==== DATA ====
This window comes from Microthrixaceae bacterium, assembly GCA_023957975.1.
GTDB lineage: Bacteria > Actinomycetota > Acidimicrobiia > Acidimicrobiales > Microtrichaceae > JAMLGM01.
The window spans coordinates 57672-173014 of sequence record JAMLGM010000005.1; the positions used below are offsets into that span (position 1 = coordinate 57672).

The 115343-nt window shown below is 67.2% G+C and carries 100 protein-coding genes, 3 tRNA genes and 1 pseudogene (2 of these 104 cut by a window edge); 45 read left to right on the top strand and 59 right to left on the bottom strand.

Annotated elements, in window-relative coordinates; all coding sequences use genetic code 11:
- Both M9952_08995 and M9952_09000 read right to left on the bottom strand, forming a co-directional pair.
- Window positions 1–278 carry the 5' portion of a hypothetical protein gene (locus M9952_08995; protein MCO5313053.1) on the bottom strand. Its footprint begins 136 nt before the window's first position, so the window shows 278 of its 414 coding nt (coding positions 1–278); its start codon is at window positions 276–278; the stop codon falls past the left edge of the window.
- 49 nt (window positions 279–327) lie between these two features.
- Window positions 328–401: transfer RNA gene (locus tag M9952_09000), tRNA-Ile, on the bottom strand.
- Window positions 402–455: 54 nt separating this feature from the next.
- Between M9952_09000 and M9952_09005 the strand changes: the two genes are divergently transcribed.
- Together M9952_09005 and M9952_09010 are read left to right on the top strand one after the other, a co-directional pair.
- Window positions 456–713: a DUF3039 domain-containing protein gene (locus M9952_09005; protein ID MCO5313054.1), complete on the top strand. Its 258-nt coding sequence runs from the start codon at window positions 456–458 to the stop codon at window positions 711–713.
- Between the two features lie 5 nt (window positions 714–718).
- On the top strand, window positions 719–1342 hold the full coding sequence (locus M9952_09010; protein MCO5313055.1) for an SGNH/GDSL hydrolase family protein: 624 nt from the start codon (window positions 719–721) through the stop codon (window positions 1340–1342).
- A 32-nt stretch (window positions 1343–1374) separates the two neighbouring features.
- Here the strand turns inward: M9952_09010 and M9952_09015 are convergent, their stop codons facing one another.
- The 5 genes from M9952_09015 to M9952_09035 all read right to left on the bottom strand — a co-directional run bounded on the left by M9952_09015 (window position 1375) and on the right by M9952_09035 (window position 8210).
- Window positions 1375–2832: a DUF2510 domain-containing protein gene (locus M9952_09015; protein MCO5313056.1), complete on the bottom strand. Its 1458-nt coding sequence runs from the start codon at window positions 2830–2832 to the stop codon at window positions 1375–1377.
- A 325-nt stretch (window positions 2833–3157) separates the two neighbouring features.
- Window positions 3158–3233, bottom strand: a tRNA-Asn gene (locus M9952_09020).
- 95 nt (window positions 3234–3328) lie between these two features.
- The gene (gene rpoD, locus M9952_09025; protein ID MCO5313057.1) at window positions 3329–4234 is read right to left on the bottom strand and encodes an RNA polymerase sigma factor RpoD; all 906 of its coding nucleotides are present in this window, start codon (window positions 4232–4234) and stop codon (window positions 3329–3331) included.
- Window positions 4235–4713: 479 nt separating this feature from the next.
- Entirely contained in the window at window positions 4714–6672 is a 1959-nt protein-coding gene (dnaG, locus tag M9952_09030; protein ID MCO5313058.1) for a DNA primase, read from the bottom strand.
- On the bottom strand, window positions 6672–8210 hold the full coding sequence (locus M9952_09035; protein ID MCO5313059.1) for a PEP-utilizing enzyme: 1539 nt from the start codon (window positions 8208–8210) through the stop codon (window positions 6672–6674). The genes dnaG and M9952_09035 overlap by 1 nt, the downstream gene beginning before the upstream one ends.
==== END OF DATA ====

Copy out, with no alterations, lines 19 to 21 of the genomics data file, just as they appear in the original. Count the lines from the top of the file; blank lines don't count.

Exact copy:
- Window positions 1375–2832: a DUF2510 domain-containing protein gene (locus M9952_09015; protein MCO5313056.1), complete on the bottom strand. Its 1458-nt coding sequence runs from the start codon at window positions 2830–2832 to the stop codon at window positions 1375–1377.
- A 325-nt stretch (window positions 2833–3157) separates the two neighbouring features.
- Window positions 3158–3233, bottom strand: a tRNA-Asn gene (locus M9952_09020).